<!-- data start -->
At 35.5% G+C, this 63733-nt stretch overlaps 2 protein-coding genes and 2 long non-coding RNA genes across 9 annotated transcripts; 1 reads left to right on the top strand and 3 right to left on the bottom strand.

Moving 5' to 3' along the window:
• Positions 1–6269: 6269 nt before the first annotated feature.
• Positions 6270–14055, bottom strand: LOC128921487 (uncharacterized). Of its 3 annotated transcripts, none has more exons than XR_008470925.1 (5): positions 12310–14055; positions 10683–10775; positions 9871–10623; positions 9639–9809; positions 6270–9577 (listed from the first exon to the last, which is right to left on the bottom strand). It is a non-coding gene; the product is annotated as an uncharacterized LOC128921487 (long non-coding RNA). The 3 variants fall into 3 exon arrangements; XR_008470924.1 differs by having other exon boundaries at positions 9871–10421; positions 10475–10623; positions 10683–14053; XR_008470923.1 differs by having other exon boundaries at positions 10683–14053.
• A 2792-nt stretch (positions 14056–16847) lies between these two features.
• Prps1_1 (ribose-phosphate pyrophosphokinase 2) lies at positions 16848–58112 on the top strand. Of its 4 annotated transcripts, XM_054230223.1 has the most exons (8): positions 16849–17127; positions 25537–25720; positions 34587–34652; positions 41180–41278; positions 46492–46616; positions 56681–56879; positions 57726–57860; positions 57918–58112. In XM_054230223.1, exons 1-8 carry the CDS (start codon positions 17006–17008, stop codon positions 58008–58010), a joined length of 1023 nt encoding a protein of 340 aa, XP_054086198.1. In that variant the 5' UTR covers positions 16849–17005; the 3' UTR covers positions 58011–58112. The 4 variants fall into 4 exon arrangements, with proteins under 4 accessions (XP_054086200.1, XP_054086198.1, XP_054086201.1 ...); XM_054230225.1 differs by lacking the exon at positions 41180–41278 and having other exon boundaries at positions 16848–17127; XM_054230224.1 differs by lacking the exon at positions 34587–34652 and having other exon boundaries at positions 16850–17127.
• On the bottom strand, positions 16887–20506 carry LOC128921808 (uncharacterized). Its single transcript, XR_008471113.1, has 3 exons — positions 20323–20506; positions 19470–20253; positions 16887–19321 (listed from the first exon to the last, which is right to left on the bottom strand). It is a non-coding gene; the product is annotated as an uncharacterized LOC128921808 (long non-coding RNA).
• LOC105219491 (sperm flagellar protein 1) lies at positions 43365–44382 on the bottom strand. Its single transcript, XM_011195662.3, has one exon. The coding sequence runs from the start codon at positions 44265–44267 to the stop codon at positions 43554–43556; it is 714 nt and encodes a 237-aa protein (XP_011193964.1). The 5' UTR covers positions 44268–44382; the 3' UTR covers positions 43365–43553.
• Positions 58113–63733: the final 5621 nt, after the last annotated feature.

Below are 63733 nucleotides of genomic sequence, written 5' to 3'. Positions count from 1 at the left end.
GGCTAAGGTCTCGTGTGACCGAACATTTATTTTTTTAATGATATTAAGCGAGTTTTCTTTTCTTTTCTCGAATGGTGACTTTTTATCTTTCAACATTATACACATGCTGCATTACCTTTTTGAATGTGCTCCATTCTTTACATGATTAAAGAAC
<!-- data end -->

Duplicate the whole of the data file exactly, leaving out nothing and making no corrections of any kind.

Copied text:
At 35.5% G+C, this 63733-nt stretch overlaps 2 protein-coding genes and 2 long non-coding RNA genes across 9 annotated transcripts; 1 reads left to right on the top strand and 3 right to left on the bottom strand.

Moving 5' to 3' along the window:
• Positions 1–6269: 6269 nt before the first annotated feature.
• Positions 6270–14055, bottom strand: LOC128921487 (uncharacterized). Of its 3 annotated transcripts, none has more exons than XR_008470925.1 (5): positions 12310–14055; positions 10683–10775; positions 9871–10623; positions 9639–9809; positions 6270–9577 (listed from the first exon to the last, which is right to left on the bottom strand). It is a non-coding gene; the product is annotated as an uncharacterized LOC128921487 (long non-coding RNA). The 3 variants fall into 3 exon arrangements; XR_008470924.1 differs by having other exon boundaries at positions 9871–10421; positions 10475–10623; positions 10683–14053; XR_008470923.1 differs by having other exon boundaries at positions 10683–14053.
• A 2792-nt stretch (positions 14056–16847) lies between these two features.
• Prps1_1 (ribose-phosphate pyrophosphokinase 2) lies at positions 16848–58112 on the top strand. Of its 4 annotated transcripts, XM_054230223.1 has the most exons (8): positions 16849–17127; positions 25537–25720; positions 34587–34652; positions 41180–41278; positions 46492–46616; positions 56681–56879; positions 57726–57860; positions 57918–58112. In XM_054230223.1, exons 1-8 carry the CDS (start codon positions 17006–17008, stop codon positions 58008–58010), a joined length of 1023 nt encoding a protein of 340 aa, XP_054086198.1. In that variant the 5' UTR covers positions 16849–17005; the 3' UTR covers positions 58011–58112. The 4 variants fall into 4 exon arrangements, with proteins under 4 accessions (XP_054086200.1, XP_054086198.1, XP_054086201.1 ...); XM_054230225.1 differs by lacking the exon at positions 41180–41278 and having other exon boundaries at positions 16848–17127; XM_054230224.1 differs by lacking the exon at positions 34587–34652 and having other exon boundaries at positions 16850–17127.
• On the bottom strand, positions 16887–20506 carry LOC128921808 (uncharacterized). Its single transcript, XR_008471113.1, has 3 exons — positions 20323–20506; positions 19470–20253; positions 16887–19321 (listed from the first exon to the last, which is right to left on the bottom strand). It is a non-coding gene; the product is annotated as an uncharacterized LOC128921808 (long non-coding RNA).
• LOC105219491 (sperm flagellar protein 1) lies at positions 43365–44382 on the bottom strand. Its single transcript, XM_011195662.3, has one exon. The coding sequence runs from the start codon at positions 44265–44267 to the stop codon at positions 43554–43556; it is 714 nt and encodes a 237-aa protein (XP_011193964.1). The 5' UTR covers positions 44268–44382; the 3' UTR covers positions 43365–43553.
• Positions 58113–63733: the final 5621 nt, after the last annotated feature.

Below are 63733 nucleotides of genomic sequence, written 5' to 3'. Positions count from 1 at the left end.
GGCTAAGGTCTCGTGTGACCGAACATTTATTTTTTTAATGATATTAAGCGAGTTTTCTTTTCTTTTCTCGAATGGTGACTTTTTATCTTTCAACATTATACACATGCTGCATTACCTTTTTGAATGTGCTCCATTCTTTACATGATTAAAGAAC